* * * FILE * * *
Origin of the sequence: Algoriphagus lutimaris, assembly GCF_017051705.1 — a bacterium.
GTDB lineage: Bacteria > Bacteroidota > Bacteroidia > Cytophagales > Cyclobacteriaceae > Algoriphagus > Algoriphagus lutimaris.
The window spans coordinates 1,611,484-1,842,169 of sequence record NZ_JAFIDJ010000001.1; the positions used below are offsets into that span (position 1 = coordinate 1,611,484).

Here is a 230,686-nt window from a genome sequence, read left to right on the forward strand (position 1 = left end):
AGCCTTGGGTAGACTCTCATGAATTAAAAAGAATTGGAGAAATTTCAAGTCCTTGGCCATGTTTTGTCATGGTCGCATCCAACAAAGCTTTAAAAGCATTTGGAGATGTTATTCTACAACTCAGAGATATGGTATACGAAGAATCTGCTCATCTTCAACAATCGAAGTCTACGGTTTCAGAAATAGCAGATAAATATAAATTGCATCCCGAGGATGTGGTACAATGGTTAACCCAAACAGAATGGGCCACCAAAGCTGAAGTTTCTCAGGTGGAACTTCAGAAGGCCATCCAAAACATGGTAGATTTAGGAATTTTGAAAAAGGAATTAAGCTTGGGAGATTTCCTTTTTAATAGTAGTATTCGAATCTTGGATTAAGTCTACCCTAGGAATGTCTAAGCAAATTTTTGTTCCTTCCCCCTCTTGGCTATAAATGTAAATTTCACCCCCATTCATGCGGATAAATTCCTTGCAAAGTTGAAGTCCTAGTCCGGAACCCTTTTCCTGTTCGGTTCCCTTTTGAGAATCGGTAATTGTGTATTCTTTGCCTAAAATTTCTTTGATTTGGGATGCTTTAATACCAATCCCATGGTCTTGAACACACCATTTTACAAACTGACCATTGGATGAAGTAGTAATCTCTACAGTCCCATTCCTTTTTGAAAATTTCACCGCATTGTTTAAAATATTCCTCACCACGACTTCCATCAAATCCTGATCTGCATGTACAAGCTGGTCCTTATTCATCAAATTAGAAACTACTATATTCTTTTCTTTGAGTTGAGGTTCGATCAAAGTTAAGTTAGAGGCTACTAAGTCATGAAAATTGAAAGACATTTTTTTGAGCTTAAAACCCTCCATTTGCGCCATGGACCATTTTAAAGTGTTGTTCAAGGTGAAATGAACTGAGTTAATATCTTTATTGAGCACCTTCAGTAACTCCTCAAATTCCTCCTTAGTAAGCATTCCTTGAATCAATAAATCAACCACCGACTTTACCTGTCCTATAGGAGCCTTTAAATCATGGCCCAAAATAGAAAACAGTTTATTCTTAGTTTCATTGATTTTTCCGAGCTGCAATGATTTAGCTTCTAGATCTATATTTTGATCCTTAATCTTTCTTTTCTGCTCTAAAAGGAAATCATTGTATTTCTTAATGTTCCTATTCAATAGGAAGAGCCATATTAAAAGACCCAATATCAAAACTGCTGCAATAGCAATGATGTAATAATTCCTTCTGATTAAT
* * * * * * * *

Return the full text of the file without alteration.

Origin of the sequence: Algoriphagus lutimaris, assembly GCF_017051705.1 — a bacterium.
GTDB lineage: Bacteria > Bacteroidota > Bacteroidia > Cytophagales > Cyclobacteriaceae > Algoriphagus > Algoriphagus lutimaris.
The window spans coordinates 1,611,484-1,842,169 of sequence record NZ_JAFIDJ010000001.1; the positions used below are offsets into that span (position 1 = coordinate 1,611,484).

Here is a 230,686-nt window from a genome sequence, read left to right on the forward strand (position 1 = left end):
AGCCTTGGGTAGACTCTCATGAATTAAAAAGAATTGGAGAAATTTCAAGTCCTTGGCCATGTTTTGTCATGGTCGCATCCAACAAAGCTTTAAAAGCATTTGGAGATGTTATTCTACAACTCAGAGATATGGTATACGAAGAATCTGCTCATCTTCAACAATCGAAGTCTACGGTTTCAGAAATAGCAGATAAATATAAATTGCATCCCGAGGATGTGGTACAATGGTTAACCCAAACAGAATGGGCCACCAAAGCTGAAGTTTCTCAGGTGGAACTTCAGAAGGCCATCCAAAACATGGTAGATTTAGGAATTTTGAAAAAGGAATTAAGCTTGGGAGATTTCCTTTTTAATAGTAGTATTCGAATCTTGGATTAAGTCTACCCTAGGAATGTCTAAGCAAATTTTTGTTCCTTCCCCCTCTTGGCTATAAATGTAAATTTCACCCCCATTCATGCGGATAAATTCCTTGCAAAGTTGAAGTCCTAGTCCGGAACCCTTTTCCTGTTCGGTTCCCTTTTGAGAATCGGTAATTGTGTATTCTTTGCCTAAAATTTCTTTGATTTGGGATGCTTTAATACCAATCCCATGGTCTTGAACACACCATTTTACAAACTGACCATTGGATGAAGTAGTAATCTCTACAGTCCCATTCCTTTTTGAAAATTTCACCGCATTGTTTAAAATATTCCTCACCACGACTTCCATCAAATCCTGATCTGCATGTACAAGCTGGTCCTTATTCATCAAATTAGAAACTACTATATTCTTTTCTTTGAGTTGAGGTTCGATCAAAGTTAAGTTAGAGGCTACTAAGTCATGAAAATTGAAAGACATTTTTTTGAGCTTAAAACCCTCCATTTGCGCCATGGACCATTTTAAAGTGTTGTTCAAGGTGAAATGAACTGAGTTAATATCTTTATTGAGCACCTTCAGTAACTCCTCAAATTCCTCCTTAGTAAGCATTCCTTGAATCAATAAATCAACCACCGACTTTACCTGTCCTATAGGAGCCTTTAAATCATGGCCCAAAATAGAAAACAGTTTATTCTTAGTTTCATTGATTTTTCCGAGCTGCAATGATTTAGCTTCTAGATCTATATTTTGATCCTTAATCTTTCTTTTCTGCTCTAAAAGGAAATCATTGTATTTCTTAATGTTCCTATTCAATAGGAAGAGCCATATTAAAAGACCCAATATCAAAACTGCTGCAATAGCAATGATGTAATAATTCCTTCTGATTAAT